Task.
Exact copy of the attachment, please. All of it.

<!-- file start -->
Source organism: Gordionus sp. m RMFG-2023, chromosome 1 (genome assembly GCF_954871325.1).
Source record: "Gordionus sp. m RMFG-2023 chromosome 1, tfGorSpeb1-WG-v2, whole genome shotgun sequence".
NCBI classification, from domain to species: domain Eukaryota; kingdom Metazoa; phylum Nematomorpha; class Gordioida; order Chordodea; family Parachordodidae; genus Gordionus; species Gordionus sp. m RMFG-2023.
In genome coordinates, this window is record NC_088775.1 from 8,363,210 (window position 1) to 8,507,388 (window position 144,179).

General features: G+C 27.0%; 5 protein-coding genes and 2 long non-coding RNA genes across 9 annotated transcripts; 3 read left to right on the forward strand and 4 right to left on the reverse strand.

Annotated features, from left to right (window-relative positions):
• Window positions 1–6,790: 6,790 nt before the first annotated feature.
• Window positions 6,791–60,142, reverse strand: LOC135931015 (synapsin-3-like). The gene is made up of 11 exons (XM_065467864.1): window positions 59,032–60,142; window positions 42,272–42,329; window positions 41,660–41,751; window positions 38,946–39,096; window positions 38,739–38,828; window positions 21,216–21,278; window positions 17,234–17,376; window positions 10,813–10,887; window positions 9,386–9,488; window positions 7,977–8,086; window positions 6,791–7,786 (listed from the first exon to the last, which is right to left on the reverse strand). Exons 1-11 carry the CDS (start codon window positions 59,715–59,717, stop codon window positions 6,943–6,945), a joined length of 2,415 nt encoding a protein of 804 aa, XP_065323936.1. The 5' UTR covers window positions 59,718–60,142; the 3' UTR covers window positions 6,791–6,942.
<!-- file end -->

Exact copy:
Source organism: Gordionus sp. m RMFG-2023, chromosome 1 (genome assembly GCF_954871325.1).
Source record: "Gordionus sp. m RMFG-2023 chromosome 1, tfGorSpeb1-WG-v2, whole genome shotgun sequence".
NCBI classification, from domain to species: domain Eukaryota; kingdom Metazoa; phylum Nematomorpha; class Gordioida; order Chordodea; family Parachordodidae; genus Gordionus; species Gordionus sp. m RMFG-2023.
In genome coordinates, this window is record NC_088775.1 from 8,363,210 (window position 1) to 8,507,388 (window position 144,179).

General features: G+C 27.0%; 5 protein-coding genes and 2 long non-coding RNA genes across 9 annotated transcripts; 3 read left to right on the forward strand and 4 right to left on the reverse strand.

Annotated features, from left to right (window-relative positions):
• Window positions 1–6,790: 6,790 nt before the first annotated feature.
• Window positions 6,791–60,142, reverse strand: LOC135931015 (synapsin-3-like). The gene is made up of 11 exons (XM_065467864.1): window positions 59,032–60,142; window positions 42,272–42,329; window positions 41,660–41,751; window positions 38,946–39,096; window positions 38,739–38,828; window positions 21,216–21,278; window positions 17,234–17,376; window positions 10,813–10,887; window positions 9,386–9,488; window positions 7,977–8,086; window positions 6,791–7,786 (listed from the first exon to the last, which is right to left on the reverse strand). Exons 1-11 carry the CDS (start codon window positions 59,715–59,717, stop codon window positions 6,943–6,945), a joined length of 2,415 nt encoding a protein of 804 aa, XP_065323936.1. The 5' UTR covers window positions 59,718–60,142; the 3' UTR covers window positions 6,791–6,942.